Since Common Core architect David Coleman took over as president of the College Board, the scandals or at least embarrassments have come fast and furious (see here and here). The latest is a Reuters investigation, reported by EdWeek, that discovered the College Board’s vaunted redesign of the SAT math section erects even more hurdles to students who traditionally score lower anyway (low-income and minority students). This is because the new math section focuses more on reading than actually working math problems, so a student who is good at math but less so at reading will score lower on math than he would have under the traditional SAT design.

The problem is the new SAT’s alignment with the Common Core national standards. The Common Core math standards are based on the idea that knowing math is insufficient; a student must be able to read a tome and apply math skills to the supposed “real-life” problem it presents. (The engineers who brought the Apollo 13 astronauts home on a crippled spacecraft somehow managed to apply their antiquated math education to a real-world problem, but pay no attention to that.) While the text-heavy approach may work for strong readers, turning a math test into a reading test creates unnecessary problems for students who traditionally don’t score as well on the SAT anyway.

From reviewing internal emails, Reuters discovered that College Board officials “knew of the potential problem with the word-heavy math questions because outside academics raised the issue as they reviewed items while they were being developed.” And in a confidential 2014 test run, only about half the students even finished the math section.

Maybe Coleman and Co. intended to correct the problem, but apparently they never got around to it. Or maybe they’re so invested in the Common Core ideology of “deeper conceptual understanding” that they simply don’t care.

So assume the situation of an immigrant student (call him Carlos) whose family speaks Spanish at home. Assume he’s a math whiz but still struggles with English, because he’s been in the country only five or six years. With the old SAT he might have performed poorly on the verbal portion but scored an 800 on the math. With the new test, he’ll perform poorly on both. Well done, Mr. Coleman.

Not only will Carlos suffer from this ideological redesign, but his school may as well. This is because the new fed-ed bill, the Every Student Succeeds Act, allows states to replace their high-school achievement tests with the SAT. The ramifications of the redesign are thus troubling both for Carlos and for honest accountability for schools.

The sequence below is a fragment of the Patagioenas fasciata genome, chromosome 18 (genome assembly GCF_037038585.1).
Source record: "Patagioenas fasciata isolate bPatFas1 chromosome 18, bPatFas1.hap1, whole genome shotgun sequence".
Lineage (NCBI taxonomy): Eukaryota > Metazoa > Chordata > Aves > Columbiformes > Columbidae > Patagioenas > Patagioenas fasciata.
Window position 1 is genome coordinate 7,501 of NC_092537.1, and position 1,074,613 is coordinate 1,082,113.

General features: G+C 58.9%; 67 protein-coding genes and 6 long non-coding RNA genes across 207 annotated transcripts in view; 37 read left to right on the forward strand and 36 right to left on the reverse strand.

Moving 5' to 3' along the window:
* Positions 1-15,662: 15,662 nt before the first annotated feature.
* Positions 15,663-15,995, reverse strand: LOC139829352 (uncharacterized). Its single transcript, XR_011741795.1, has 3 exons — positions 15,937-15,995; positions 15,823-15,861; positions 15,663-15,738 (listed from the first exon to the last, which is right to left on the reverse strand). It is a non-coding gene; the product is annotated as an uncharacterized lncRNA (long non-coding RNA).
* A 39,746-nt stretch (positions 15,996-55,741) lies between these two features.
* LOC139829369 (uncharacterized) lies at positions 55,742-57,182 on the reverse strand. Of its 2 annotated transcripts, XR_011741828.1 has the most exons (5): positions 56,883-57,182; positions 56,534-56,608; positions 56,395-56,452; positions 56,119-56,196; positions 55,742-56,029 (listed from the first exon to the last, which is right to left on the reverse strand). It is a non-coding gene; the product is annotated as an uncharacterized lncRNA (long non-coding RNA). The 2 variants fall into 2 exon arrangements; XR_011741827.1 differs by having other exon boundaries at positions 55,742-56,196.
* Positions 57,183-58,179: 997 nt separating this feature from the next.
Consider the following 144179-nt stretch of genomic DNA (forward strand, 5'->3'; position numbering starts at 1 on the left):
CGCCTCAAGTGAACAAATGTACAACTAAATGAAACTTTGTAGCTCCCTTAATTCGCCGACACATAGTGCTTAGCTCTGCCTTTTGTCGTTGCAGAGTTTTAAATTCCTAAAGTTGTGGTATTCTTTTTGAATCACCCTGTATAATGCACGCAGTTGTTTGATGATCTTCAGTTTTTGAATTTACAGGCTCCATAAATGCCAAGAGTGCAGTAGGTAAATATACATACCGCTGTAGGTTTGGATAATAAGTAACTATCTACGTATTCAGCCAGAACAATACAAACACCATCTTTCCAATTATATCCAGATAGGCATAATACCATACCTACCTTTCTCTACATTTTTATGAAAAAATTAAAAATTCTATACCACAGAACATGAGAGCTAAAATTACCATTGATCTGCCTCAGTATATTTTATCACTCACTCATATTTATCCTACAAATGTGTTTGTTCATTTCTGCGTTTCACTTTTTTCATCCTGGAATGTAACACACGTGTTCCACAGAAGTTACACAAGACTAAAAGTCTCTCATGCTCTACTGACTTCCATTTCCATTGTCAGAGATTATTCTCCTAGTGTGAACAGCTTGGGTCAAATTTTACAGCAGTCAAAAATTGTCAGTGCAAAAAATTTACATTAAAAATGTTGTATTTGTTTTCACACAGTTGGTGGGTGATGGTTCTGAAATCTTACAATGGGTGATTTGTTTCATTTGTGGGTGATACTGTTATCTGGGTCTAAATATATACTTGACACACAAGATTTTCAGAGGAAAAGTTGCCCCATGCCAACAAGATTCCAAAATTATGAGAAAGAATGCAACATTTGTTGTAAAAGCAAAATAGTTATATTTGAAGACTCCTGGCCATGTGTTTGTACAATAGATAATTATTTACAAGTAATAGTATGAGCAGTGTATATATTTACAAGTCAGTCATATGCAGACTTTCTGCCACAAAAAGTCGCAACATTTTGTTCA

Dr. Sandra Stotsky raised a related concern years ago about Common Core math, in that case with respect to children in the early grades. Since Common Core applies the word-heavy approach across K-12, young children are also expected to read paragraphs rather than simply grasp math calculations. This means, Dr. Stotsky warned, that many little boys might struggle with math even if they have a gift for numbers – because little boys are generally less verbal than little girls. Johnny might be proud that he can work math problems more quickly than anyone in the class, but don’t worry, Common Core will beat that sense of accomplishment out of him.

Common Core theorists call this “productive struggle.” Normal people might call it academic malpractice. By all means, let’s extend it to teenagers as well.

The Common Core realignment of the SAT math section will hurt low-income students in other ways. In a Pioneer Institute report, mathematician James Milgram and testing expert Richard Phelps explained that aligning the SAT with Common Core essentially converts it from a test predicting college success to one that simply measures high-school achievement. These experts pointed out that an achievement test is less effective at identifying students with significant STEM (science, technology, engineering, and math) potential who attend schools with inferior science and math programs. And the Common Core math standards – which stop with an incomplete Algebra II course – will ensure that many schools, especially those serving low-income students, will have such inferior programs.

Michael Cohen, a prominent developer of and cheerleader for Common Core, testified several years ago that we won’t know the full effects of Common Core “until an entire cohort of students, from kindergarten through high school graduation, has been effectively exposed to Common Core teaching.” Having already lowered national test scores, increased the achievement gap, driven excellent teachers out of the profession, and now wrecked the SAT, it looks like Common Core is ahead of schedule. Mr. Cohen underestimated the destructive capacity of Mr. Coleman.